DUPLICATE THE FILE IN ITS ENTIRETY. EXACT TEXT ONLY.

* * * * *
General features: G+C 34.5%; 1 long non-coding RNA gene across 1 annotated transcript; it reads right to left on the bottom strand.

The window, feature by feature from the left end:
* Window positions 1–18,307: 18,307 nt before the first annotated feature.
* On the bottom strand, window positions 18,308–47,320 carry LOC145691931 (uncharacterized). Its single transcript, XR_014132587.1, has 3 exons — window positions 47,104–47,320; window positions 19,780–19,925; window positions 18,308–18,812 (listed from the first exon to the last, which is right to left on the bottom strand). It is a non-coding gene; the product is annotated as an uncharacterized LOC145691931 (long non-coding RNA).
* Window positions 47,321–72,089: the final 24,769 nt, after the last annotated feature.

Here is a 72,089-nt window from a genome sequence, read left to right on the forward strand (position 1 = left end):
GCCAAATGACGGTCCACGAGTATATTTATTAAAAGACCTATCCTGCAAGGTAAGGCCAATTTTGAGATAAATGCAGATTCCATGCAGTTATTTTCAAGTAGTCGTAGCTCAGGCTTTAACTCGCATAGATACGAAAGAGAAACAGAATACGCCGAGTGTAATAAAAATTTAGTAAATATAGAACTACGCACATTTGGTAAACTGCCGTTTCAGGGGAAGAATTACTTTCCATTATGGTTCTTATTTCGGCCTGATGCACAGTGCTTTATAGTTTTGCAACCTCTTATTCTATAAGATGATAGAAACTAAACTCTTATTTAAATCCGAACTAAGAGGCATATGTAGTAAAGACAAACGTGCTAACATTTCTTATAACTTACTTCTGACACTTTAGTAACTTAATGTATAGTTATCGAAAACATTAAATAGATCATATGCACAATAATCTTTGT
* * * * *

General features: G+C 34.5%; 1 long non-coding RNA gene across 1 annotated transcript; it reads right to left on the bottom strand.

The window, feature by feature from the left end:
* Window positions 1–18,307: 18,307 nt before the first annotated feature.
* On the bottom strand, window positions 18,308–47,320 carry LOC145691931 (uncharacterized). Its single transcript, XR_014132587.1, has 3 exons — window positions 47,104–47,320; window positions 19,780–19,925; window positions 18,308–18,812 (listed from the first exon to the last, which is right to left on the bottom strand). It is a non-coding gene; the product is annotated as an uncharacterized LOC145691931 (long non-coding RNA).
* Window positions 47,321–72,089: the final 24,769 nt, after the last annotated feature.

Here is a 72,089-nt window from a genome sequence, read left to right on the forward strand (position 1 = left end):
GCCAAATGACGGTCCACGAGTATATTTATTAAAAGACCTATCCTGCAAGGTAAGGCCAATTTTGAGATAAATGCAGATTCCATGCAGTTATTTTCAAGTAGTCGTAGCTCAGGCTTTAACTCGCATAGATACGAAAGAGAAACAGAATACGCCGAGTGTAATAAAAATTTAGTAAATATAGAACTACGCACATTTGGTAAACTGCCGTTTCAGGGGAAGAATTACTTTCCATTATGGTTCTTATTTCGGCCTGATGCACAGTGCTTTATAGTTTTGCAACCTCTTATTCTATAAGATGATAGAAACTAAACTCTTATTTAAATCCGAACTAAGAGGCATATGTAGTAAAGACAAACGTGCTAACATTTCTTATAACTTACTTCTGACACTTTAGTAACTTAATGTATAGTTATCGAAAACATTAAATAGATCATATGCACAATAATCTTTGT